dcsimg
September 28, 2016
Hot Topics:

Exploring Java Internationalization Support in Java Applications

  • December 28, 2015
  • By Manoj Debnath
  • Send Email »
  • More Articles »

Java Internationalization support is the way to display textual elements in a format that conforms to various regional and cultural standards. The variety of data format is due to linguistic and cultural diversity. Specifically, the display of date, time, and currency format varies considerably region wise. For example, the date format for one region may be 'dd-MM-yyyy' and in another 'MM-dd-yyyy'. The Java API library provides the functionality to support local standards of data presentation under changing circumstance with minimum effort. This Java Internationalization tutorial provides clues to explore the API library with some specific usage in view of application development.

An Overview

The term Internationalization is often abbreviated as i18n (because there are 18 characters between 'I' and 'n'). In relation to i18n, there is another mechanism called Localization (abbreviated as l10n because there are 10 characters between 'L' and 'N'). Localization helps an application adapt language- and region-specific content by adding locale-specific text components. The Java API provides the means to achieve it in a manner where we do not have to stoop to source code to reflect the regional and cultural portability of an application. There are ample classes and methods in the API library to support this mechanism. One of the primary classes that support this utility is java.util.Locales.

Working with Locales

The class java util.Locale plays an important role in customizing presentation- and display-formatted data. Instances of this class represents regional and linguistic variety of the world that affect interface language, collation, case mapping, date, time, number and currency formats, and so forth. Once geographical location is determined, it can be used to display data in the format expected by the user. The Locale class provides some important parameters that mould data presentation, such as:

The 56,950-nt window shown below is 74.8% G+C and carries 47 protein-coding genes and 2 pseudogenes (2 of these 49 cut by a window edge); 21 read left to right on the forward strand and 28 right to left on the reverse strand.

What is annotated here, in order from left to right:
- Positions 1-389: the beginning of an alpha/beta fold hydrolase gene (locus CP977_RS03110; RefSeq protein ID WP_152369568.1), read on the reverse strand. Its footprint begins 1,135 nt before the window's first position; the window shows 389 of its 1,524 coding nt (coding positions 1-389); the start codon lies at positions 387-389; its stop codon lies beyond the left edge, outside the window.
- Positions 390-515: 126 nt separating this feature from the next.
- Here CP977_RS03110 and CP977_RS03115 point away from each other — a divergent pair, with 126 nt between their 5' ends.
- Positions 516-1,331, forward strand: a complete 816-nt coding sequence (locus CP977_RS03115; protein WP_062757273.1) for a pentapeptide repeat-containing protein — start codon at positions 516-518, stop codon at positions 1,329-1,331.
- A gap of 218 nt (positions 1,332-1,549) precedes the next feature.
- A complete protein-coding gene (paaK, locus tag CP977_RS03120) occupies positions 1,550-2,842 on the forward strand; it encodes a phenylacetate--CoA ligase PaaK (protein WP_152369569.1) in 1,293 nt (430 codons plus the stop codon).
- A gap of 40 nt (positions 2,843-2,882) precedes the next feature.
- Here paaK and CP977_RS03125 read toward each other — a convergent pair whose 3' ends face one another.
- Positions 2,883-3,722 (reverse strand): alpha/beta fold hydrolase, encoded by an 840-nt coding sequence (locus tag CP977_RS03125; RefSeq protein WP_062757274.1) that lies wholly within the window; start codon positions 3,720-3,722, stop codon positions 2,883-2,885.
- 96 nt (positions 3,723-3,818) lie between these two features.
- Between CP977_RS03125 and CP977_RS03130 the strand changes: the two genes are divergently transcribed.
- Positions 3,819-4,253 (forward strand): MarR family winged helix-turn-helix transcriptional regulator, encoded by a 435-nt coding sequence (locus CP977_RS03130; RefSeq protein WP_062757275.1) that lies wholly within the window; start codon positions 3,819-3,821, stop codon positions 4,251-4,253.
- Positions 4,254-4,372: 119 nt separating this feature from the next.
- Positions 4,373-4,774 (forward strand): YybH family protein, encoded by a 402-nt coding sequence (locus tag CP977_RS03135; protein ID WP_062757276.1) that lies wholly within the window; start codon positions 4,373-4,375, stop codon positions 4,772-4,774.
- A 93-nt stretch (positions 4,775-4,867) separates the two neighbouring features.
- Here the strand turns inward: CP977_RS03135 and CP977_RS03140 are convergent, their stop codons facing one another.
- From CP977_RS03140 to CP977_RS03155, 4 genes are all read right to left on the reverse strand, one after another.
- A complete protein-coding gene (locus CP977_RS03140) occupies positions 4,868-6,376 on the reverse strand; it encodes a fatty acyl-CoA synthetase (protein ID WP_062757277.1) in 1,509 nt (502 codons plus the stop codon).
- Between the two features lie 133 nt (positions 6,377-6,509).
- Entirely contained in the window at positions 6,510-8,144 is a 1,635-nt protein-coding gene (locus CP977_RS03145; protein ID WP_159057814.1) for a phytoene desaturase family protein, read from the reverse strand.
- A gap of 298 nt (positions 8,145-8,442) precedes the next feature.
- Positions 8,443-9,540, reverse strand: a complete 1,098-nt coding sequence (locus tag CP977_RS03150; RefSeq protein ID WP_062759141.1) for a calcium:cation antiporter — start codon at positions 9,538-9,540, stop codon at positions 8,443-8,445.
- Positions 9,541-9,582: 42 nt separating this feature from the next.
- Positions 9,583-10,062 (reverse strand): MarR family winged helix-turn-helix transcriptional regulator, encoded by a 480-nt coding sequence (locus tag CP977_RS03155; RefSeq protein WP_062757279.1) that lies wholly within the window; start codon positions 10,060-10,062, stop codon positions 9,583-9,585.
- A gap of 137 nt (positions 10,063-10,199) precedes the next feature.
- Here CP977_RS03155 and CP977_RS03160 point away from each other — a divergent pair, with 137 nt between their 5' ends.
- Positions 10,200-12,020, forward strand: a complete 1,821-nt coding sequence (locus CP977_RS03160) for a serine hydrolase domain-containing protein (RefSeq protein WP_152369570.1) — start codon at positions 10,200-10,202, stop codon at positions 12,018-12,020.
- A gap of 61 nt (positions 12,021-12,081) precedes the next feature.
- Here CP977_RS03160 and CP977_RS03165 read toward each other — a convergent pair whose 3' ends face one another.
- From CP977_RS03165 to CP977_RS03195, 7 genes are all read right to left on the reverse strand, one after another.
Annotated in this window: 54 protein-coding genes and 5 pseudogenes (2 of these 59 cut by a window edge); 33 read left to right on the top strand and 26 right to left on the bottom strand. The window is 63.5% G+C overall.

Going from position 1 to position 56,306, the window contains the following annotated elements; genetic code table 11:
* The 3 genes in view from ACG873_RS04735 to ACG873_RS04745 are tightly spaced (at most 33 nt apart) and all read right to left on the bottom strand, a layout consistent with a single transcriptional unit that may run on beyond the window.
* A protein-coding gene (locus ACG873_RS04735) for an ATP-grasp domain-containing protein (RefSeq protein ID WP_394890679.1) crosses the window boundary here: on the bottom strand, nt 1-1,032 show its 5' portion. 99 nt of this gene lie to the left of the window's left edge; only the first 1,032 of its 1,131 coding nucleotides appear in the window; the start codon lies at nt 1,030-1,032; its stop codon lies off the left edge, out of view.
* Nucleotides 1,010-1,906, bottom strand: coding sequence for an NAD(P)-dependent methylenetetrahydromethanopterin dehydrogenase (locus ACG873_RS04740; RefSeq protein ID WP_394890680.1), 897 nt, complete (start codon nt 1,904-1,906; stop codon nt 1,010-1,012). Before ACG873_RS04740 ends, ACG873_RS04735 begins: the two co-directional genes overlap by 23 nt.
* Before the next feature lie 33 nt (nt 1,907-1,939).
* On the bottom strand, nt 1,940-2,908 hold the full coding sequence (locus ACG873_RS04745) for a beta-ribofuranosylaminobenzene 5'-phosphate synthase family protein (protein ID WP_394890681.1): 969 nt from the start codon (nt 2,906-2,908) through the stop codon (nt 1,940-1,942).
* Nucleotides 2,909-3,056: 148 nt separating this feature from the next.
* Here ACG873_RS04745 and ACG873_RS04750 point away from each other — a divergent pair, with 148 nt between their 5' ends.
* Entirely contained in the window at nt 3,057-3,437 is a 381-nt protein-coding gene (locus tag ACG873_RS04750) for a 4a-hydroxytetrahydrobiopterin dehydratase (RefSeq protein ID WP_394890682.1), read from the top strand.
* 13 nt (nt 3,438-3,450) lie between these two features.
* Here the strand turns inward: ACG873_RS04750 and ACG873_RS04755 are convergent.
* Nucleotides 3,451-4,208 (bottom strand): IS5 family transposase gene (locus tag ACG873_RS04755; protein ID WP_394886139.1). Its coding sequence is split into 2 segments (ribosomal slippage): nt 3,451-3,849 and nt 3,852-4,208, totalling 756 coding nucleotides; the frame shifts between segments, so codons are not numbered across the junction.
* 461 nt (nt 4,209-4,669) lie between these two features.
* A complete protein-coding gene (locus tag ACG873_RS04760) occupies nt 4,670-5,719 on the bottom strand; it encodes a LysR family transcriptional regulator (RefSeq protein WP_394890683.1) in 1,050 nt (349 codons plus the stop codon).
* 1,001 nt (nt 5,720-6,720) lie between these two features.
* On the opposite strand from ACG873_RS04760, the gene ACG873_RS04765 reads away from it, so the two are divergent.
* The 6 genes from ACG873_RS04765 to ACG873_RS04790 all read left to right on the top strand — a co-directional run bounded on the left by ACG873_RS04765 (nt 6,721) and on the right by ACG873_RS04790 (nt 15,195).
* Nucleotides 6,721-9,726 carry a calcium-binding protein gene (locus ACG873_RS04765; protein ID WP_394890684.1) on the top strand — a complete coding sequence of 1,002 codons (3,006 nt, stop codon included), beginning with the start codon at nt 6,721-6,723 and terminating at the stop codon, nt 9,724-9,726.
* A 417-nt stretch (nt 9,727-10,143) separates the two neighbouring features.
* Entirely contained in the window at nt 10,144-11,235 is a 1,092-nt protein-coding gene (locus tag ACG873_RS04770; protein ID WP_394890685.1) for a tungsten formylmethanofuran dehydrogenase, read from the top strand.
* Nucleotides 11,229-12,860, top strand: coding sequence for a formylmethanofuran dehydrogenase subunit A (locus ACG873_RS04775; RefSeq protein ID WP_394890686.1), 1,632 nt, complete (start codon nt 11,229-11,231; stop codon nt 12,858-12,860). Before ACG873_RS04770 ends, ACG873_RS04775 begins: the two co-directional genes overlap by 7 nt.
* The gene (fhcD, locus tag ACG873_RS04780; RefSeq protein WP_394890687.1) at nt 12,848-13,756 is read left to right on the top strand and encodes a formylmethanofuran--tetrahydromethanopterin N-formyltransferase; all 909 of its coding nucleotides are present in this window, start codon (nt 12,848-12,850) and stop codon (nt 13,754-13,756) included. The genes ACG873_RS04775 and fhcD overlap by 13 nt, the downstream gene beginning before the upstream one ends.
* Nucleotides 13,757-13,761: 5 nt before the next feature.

• Language code: An ISO 639 alpha-2 or alpha-3 language code, or a language sub tag up to 8 characters in length.
  • Country or Region code (optional): An ISO 3166 alpha-2 country code or a UN M.49 numeric-3 area code.
  • Variant code (optional): Any arbitrary value used to indicate a variation of a Locale.

The Locale class provides three constructors:

  • Locale(String language)
  • Locale(String language, String country)
  • Locale(String language, String country, String variant)

There are a number of predefined static instances of most commonly used country codes. We can simply reference those rather than instantiating the Locale object afresh. Static instances can be references as follows.

Locale engUs=Locale.US;
Locale jpJapan=Locale.JAPAN;

A quick example to display data in localised format is as follows.

<%@page import="java.text.DateFormat"%>
<%@page import="java.util.Date"%>
<%@page import="java.text.NumberFormat"%>
<%@page import="java.util.Locale"%>
<%@page contentType="text/html" pageEncoding="UTF-8"%>
<!DOCTYPE html>
<html>
<head>
<meta http-equiv="Content-Type"
   content="text/html; charset=UTF-8">
<title>Internationalization Demo</title>
<style type="text/css">
body {
   font-family: tahoma, helvetica, arial, sans-serif;
}

table, tr, td, th {
   font-size: .9em;
   border: 1px groove;
   padding: 5px;
   background-color: #dddddd;
}
</style>
</head>
<body>
   <table>
      <thead>
         <tr>
            <th>Code</th>
            <th>Name</th>
            <th>Currency</th>
            <th>Percentage</th>
            <th>Number</th>
            <th>Date</th>
            <th>Time</th>
         </tr>
      </thead>
      <tbody>
         <% Locale[] locale = { Locale.CANADA,
            Locale.CHINA, Locale.FRANCE, Locale.GERMANY,
            Locale.ITALY, Locale.JAPAN, Locale.KOREA,
            new Locale("hi", "IN") };
         for (Locale l : locale) { %>
            <tr>
               <td><%=l.getCountry()%></td>
               <td><%=l.getDisplayName()%></td>
               <td><%=NumberFormat.getCurrencyInstance(l)
                  .format(8736465.38)%></td>
               <td><%=NumberFormat.getPercentInstance(l)
                  .format(87.99)%></td>
               <td><%=NumberFormat.getNumberInstance(l)
                  .format(1234567890)%></td>
               <td><%=DateFormat.getDateInstance(DateFormat.LONG, l)
                  .format(new Date())%></td>
               <td><%=DateFormat.getTimeInstance(DateFormat.LONG, l)
                  .format(new Date())%></td>
            </tr>
            <% } %>
      </tbody>
   </table>
</body>
</html>

Support1
Figure 1: The HTML table that results from the preceding code

Alternatively, we can use the Locale.Builder class that contains a setter method to create locales that adhere to Best Common Practices (BCP) 47 languages tags. BCP47 defines the ISO standard for language, region, script, and variant identifiers. To use Locale.Builder, the preceding code can be modified as follows.

...
<%
   String[][] lr = { { "ca", "CA" }, { "ch", "CH" },